His milestone is actually more impressive than that. When adjusting the other 11 players to the same goals-per-game scored during Crosby’s career, he is set to become the third-fastest of all-time, behind only Wayne Gretzky and Mario Lemieux. An average of 5.6 goals per-game have been scored in Crosby’s 12 NHL seasons, compared to the 7.9 goals per-game average during the first half of Gretzky’s career.

“I don’t like to compare,” Crosby said. “It’s different. It’s hard to compare. I have a lot of respect for all of those guys. One thousand points, no matter what era, is pretty good. There’s always going to be debates. You can always look at different things and different scenarios. I think you just appreciate what you have.”

Former teammate Bill Guerin, now the Penguins’ assistant GM - and Crosby’s current teammates - have noticed a change in how No. 87 has adapted to scoring on the way to No. 1,000. He has 368 goals and 629 assists, but he’s scoring goals at his second-best clip in his career.

Crosby leads the NHL in goals (30) and trails Edmonton’s Connor McDavid by one point in the scoring race. Eleven years ago, he used to score like McDavid does now.

“He would be splitting the D, sliding on the ice, crashing into the goalie,” Guerin said. “He was ridiculous.”

“Now, it’s amazing to see how his game has evolved a little bit as he’s gotten older and figured out different ways to score, aside from the end-to-end rush where he flies through everybody,” Matt Cullen said. “It’s pretty unbelievable when you think about it.”

Guerin said Crosby makes his points look easier to come by now than when he was producing high-flying, highlight-reel assaults a decade ago. No NHL player has more goals than Crosby since Jan. 1, 2016. A high percentage of Crosby’s goals now come from within a 15-foot radius around the net – but they are in all different varieties: one-timers, batting pucks out of mid-air, rebound put-backs, off-angle shots, and even a consistent few from behind the goal line.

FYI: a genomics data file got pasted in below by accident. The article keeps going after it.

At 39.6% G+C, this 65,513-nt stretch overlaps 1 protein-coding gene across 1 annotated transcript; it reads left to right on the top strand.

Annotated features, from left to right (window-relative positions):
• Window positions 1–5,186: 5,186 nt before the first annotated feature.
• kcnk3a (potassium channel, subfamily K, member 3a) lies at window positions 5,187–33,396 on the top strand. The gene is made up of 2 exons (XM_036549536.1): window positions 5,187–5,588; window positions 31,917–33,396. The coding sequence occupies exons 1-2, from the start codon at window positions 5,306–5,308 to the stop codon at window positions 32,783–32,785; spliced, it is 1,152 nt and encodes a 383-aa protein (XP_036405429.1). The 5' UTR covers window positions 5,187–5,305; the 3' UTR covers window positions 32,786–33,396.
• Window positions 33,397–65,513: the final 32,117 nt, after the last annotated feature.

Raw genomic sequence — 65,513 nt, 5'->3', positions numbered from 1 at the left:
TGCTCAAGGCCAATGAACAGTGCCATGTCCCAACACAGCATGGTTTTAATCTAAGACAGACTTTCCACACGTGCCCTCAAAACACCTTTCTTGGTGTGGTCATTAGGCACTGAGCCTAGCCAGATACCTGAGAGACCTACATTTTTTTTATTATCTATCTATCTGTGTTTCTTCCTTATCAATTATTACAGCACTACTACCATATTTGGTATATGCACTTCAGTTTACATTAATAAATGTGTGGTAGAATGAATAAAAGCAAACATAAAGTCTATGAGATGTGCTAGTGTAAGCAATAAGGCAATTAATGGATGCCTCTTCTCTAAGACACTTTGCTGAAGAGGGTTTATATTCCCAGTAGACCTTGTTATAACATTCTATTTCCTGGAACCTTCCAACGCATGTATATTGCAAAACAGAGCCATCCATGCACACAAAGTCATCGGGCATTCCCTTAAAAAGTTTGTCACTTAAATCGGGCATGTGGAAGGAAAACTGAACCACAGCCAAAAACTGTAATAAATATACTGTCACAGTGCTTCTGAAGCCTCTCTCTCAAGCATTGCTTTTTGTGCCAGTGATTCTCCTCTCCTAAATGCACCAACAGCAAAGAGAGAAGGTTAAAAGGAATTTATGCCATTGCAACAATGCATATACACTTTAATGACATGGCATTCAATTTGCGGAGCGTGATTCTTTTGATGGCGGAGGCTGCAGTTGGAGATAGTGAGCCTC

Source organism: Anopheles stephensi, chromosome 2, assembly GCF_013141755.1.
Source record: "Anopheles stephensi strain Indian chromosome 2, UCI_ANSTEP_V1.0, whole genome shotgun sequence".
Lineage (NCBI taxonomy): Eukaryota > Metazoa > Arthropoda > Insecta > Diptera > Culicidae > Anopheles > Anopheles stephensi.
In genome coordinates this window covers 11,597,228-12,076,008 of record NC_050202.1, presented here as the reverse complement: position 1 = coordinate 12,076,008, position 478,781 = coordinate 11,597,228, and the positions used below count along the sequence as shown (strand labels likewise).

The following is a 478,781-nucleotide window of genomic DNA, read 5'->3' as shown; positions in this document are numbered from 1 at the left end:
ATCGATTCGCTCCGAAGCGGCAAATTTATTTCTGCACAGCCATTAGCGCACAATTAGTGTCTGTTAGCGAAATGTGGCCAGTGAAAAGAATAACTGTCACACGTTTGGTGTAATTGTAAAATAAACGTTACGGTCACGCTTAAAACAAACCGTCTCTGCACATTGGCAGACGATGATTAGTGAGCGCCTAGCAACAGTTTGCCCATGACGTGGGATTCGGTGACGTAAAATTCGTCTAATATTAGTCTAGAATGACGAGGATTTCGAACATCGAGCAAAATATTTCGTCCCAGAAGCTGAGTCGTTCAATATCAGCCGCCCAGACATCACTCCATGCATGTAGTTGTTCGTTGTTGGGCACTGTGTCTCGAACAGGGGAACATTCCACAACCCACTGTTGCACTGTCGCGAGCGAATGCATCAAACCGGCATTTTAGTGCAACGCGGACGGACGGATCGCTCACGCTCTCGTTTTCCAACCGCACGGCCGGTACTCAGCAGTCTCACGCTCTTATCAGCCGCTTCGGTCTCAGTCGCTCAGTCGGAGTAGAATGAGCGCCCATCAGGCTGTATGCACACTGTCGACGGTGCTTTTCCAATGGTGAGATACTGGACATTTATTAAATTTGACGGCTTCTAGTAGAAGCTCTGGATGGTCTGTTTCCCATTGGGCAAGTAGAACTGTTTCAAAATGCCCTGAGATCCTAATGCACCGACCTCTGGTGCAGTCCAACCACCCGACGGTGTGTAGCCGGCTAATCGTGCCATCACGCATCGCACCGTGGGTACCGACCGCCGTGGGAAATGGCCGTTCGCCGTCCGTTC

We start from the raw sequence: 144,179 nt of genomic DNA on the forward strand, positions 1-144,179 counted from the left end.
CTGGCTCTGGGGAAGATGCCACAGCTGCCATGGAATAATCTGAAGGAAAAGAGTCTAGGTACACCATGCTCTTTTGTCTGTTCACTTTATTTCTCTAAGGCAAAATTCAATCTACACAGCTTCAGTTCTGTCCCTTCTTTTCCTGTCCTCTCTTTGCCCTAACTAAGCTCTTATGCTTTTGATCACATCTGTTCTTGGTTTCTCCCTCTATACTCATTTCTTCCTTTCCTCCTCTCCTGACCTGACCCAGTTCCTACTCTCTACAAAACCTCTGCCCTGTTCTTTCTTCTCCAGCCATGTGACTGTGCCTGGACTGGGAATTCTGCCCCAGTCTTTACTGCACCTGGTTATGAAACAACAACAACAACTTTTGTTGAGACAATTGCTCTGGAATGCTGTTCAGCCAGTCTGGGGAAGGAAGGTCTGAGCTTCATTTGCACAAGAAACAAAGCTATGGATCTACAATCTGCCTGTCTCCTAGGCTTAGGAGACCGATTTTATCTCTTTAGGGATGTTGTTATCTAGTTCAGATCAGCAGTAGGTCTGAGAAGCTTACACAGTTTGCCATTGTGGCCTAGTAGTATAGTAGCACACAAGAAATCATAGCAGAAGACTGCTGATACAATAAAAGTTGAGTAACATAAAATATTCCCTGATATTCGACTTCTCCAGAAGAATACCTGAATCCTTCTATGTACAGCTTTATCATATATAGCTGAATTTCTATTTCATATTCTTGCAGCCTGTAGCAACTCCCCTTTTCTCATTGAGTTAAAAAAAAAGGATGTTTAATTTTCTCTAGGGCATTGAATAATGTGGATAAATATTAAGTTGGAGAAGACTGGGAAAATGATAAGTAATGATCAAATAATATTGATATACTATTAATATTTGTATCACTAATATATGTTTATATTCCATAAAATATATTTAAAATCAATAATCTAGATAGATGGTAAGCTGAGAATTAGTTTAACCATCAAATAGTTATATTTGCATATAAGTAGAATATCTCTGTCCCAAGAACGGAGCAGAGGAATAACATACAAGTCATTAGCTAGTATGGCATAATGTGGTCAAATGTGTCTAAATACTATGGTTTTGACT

It takes a more nuanced view to appreciate the under-the-radar difference-making moves in games that produce wins.

“He plays a mature, solid game,” Guerin said. “There is no panic.”

It wasn’t always that way. Pittsburgh’s cross-state rival, the Flyers, bounced Crosby and the Penguins out in the first round in 2012 because they knew how to rattle him. He was an easy target.

“You could always kind of play him,” Guerin said. “You could get to him. Now, he doesn’t show emotion as much. You wouldn’t know if he’s not enjoying his night. I think part of that is experience, like getting knocked out early in the playoffs and dealing with concussions. Part of it is just age and maturity.”

Even during his career-worst slump last season under Mike Johnston, Crosby appeared to sometimes wear his disappointment on his sleeve. But Cullen said Crosby just “handles the adversity quite a bit better.”

Those experiences, those trips to dark places, have made him more reflective. Closing in on 1,000, he said he’s found himself thinking about teammates from years past, how fortunate he’s been to play on good teams, and his health.

It’s funny. You never really think about health until you don’t have it.

“You definitely appreciate it,” Crosby said. “One thousand, no matter how you look at it, is pretty good.”

Contact Frank Seravalli on Twitter: @frank_seravalli